Skip to Content

AFBAmerican Foundation®
for the Blind

Expanding possibilities for people with vision loss

Module 1: Getting Started Using Google Docs and Drive with NVDA

Read the Video Transcription (Note: this link will open in a new window.)

Download this tutorial as an MP3 audio file

Skip to the written instructions that accompany this video.




Google Docs is an online word processor that lets you create and format text documents and collaborate with other people in real time. Here's what you can do with Google Docs:

  • Upload a Microsoft Word document and convert it to a Google document.
  • Add flair and formatting to your documents by adjusting margins, spacing, fonts, and colors.
  • Invite other people to collaborate on a document with you, giving them edit, comment or view access.
  • Collaborate online in real time and chat with other collaborators—right from inside the document.
  • View your document's revision history and roll back to any previous version.
  • Download a Google document to your desktop as a Word, OpenOffice, RTF, PDF, HTML or zip file.
  • Translate a document to a different language.
  • Email your documents to other people as attachments.

Google Docs can be found at: http://docs.google.com

Google Drive lets you store, access, and edit your files anywhere—on the web, on your hard drive, or on the go. Here are some of the ways that you can use Google Drive on the web with a screen reader:

  • Download, upload, create, store, and edit files.
  • Share files and folders with family, friends, classmates, or colleagues.
  • Organize files into folders.
  • Store files so that you can get to them from any device.

Google Drive can be found at: http://drive.google.com.

The accessibility of Google Docs and Google Drive continues to increase along with frequent enhancements to the NVDA screen reader, web browser technologies, and the applications themselves. Currently the free NVDA screen reader and the Mozilla Firefox web browser used in combination provides the greatest accessibility support.

1.1 NVDA screen reader

The free open-source screen reader NVDA (Non-visual Desktop Access) provides the greatest compatibility with Google’s online productivity apps such as Docs, Sheets, Slides and Drive. It is recommended that the latest version of NVDA is used as enhancements are being made frequently to the screen reader and are available as automaticly downloaded software updates. NVDA is available as a free download from the NV Access web site:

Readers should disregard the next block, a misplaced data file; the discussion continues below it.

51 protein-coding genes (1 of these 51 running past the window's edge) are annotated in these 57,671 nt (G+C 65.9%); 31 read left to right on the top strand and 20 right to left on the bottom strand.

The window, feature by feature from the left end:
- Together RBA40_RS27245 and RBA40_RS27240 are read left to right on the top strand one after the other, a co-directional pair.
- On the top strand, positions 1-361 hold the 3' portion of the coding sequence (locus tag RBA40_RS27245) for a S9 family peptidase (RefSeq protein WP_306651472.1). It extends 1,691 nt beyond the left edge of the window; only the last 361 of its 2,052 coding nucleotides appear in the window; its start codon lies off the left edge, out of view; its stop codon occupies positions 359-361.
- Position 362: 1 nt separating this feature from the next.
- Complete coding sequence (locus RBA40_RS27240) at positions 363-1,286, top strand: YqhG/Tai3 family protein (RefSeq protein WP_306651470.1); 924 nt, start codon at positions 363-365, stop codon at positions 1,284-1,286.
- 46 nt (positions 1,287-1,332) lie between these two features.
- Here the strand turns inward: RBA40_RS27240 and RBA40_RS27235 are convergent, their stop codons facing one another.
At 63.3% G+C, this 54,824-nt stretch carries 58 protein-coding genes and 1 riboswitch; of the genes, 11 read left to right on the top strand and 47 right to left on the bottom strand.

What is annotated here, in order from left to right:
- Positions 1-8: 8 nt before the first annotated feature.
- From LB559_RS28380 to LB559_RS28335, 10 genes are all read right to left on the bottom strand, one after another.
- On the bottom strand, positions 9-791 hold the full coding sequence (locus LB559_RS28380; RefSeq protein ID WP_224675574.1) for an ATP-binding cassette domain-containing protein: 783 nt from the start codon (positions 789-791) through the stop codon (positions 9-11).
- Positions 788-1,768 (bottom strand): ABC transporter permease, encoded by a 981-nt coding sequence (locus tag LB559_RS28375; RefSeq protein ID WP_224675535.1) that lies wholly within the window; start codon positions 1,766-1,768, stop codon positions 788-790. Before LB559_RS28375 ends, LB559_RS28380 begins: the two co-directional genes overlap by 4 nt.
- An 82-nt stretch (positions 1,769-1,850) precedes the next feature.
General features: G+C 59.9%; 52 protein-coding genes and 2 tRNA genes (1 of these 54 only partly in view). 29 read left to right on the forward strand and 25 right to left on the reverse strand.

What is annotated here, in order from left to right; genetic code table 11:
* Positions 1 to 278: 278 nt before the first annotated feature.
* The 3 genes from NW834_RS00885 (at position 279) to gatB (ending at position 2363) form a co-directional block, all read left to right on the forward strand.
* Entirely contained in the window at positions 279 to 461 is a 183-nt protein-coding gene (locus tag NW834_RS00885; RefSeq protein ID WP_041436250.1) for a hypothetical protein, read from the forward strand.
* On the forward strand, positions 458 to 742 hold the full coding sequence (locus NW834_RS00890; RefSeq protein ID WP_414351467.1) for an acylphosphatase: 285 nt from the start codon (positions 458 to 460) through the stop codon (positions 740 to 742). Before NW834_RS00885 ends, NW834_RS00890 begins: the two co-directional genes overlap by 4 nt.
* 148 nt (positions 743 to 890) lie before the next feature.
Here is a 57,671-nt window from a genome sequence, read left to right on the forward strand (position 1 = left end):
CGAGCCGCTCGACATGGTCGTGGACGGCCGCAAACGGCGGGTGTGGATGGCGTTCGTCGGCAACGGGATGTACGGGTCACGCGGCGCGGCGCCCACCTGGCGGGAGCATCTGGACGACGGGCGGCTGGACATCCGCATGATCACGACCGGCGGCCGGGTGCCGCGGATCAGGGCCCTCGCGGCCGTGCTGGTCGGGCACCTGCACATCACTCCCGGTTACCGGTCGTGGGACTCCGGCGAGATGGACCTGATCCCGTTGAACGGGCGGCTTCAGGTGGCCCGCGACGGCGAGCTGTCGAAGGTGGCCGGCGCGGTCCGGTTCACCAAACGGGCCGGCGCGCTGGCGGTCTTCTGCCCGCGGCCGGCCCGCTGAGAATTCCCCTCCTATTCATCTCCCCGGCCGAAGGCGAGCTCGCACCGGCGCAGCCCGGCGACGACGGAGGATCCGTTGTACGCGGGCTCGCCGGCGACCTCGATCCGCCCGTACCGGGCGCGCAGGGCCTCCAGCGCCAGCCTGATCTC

http://www.nvaccess.org

AFB Tech has also produced a comprehensive tutorial covering the installation and use of NVDA:
AFB's Learn NVDA Tutorial

1.2 Firefox web browser

The Mozilla Firefox web browser is recommended in combination with NVDA for the best compatibility with the accessibility features of the Google online suite of apps. Mozilla offers Firefox as a free download from the following web site:

https://www.mozilla.org/en-US/firefox/new/?utm_source=getfirefox-com&utm_medium=referral

1.3 Enabling screen reader support in Google Drive and Docs

Follow these steps to adjust your NVDA settings:

  • Go to Google Docs and open a document.
  • Listen for these words: "Screen reader support enabled." If you don't hear this feedback, press Control + Alt + Z to turn on screen reader support. You should hear "Screen reader support enabled."
  • Press NVDA + Control + K to open the keyboard settings, then disable "Speak typed characters" and "Speak typed words."
  • Consider changing or removing your NVDA startup keyboard shortcut so that it doesn't conflict with the Docs editors. The default NVDA keyboard shortcut, Control + Alt + N, is commonly used in the Docs editors; for example, Control + Alt + N then G navigates to the next image in a document. To change your NVDA keyboard shortcut:
    • Open Properties from the NVDA shortcut.
    • On the Shortcut tab, update the Shortcut key field with a shortcut that doesn't conflict with the Docs editors, such as Control + Alt + \.

services icon Directory of Services

Support Our Work

Your support fuels AFB's work to make technology—from everyday electronics to life-saving devices—accessible for everyone.